Mom, look who I rented this year
Spring Festival is around the corner. For many young men and women in China, the holiday means an annual ritual of returning home after an exacting year on the job to face even more exacting parents and relatives who have readied a stockpile of mortifying questions (along with the melon seeds, fresh fruit, and red envelopes). Topping the heap: “When are you getting married?”
For some, the internet now offers an expedient solution in the form of online partner rentals. Through full-service websites, those who are disgracefully unattached can now preselect, book, and pay for suitable stand-in partners, ensuring that when they do finally make it home, the family will at least think they’re on the right track.
Thanks to a widely reposted story from the Beijing Youth Daily newspaper — shared even on the website of the official Xinhua News Agency (link in Chinese) — the issue of girlfriend and boyfriend rentals for the Chinese New Year has flared up this week (link in Chinese).
According to the newspaper’s findings, there has recently been a sharp rise in posts on Chinese internet forums by users seeking New Year’s boyfriends and girlfriends. In the service rentals section of Baidu Forum, a popular online community, the Beijing Youth Daily reporters discovered 21 fresh posts on January 17 by users seeking to rent temporary girlfriends, as well as several posts by users hoping to rent themselves out. Prices ranged from as low as 100 yuan ($14.50) per day to as high as 3,000 yuan ($440) per day.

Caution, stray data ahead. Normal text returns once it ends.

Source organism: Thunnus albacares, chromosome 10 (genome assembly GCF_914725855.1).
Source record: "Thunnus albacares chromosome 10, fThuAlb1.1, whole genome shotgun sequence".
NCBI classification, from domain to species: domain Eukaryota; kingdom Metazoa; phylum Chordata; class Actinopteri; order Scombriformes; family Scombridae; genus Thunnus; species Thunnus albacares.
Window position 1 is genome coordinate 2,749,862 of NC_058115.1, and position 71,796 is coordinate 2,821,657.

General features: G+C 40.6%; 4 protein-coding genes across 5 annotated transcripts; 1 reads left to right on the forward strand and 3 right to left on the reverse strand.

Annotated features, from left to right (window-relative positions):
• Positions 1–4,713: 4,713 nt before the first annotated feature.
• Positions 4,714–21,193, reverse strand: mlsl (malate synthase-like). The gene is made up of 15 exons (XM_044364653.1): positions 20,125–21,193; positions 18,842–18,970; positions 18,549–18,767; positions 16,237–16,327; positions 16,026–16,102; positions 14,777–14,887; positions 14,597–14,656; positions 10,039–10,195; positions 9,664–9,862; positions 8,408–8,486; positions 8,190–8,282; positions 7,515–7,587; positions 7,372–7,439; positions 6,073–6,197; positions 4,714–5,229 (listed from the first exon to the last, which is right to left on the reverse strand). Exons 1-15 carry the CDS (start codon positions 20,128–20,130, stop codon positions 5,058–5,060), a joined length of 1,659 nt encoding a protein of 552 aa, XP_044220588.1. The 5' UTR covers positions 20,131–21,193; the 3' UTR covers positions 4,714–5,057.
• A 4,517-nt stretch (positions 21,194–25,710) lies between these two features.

Contacted by the reporters, Mr. Chen, a forum user in the coastal province of Jiangsu, said he hoped to rent a girlfriend in order to draw off the usual family pressure. “I’ve only just graduated, but already my family is pressuring me about getting married,” he said. Chen had contacted around 10 candidates online, but so far had not settled on finalists. His hope was for a regular girl — the kind, apparently, who could lend credibility to the deception. “I don’t have any clear-cut demands,” he said, “so long as she’s kind of normal.”
More specialized providers have also emerged online, with full-service websites offering boyfriend and girlfriend rentals along with secure payment services. The going rate these days for the rental of a girlfriend over the Chinese New Year is 1,500 yuan a day, or about $220. On top of these basic fees, clients are expected to pay a standard commission of 10 percent, or 150 yuan, and also cover the girlfriend’s return airfare and daily expenses.
Find it objectionable that your rental girlfriend will be showered with red envelopes of cash from charmed relatives? No worries; online platforms have all the angles covered. When the Beijing Youth Daily reporters contacted client services at one online platform, posing as potential clients, they were told that, “If red envelopes are given to the girlfriend, this money can be returned to you.”
This has all the hallmarks of an eye-grabbing seasonal trend story. Who doesn’t understand the family pressures that come to bear during this time of year? On top of this relatable human element, there is the plot thickener of deception: Would your parents discover the ruse? There are moral implications: Is it right to dupe one’s own tribe in this way? There is the internet’s role as technological enabler. And finally, not forgetting the most lurid aspect of all, there is the aberrant idea of renting a human being in the first place.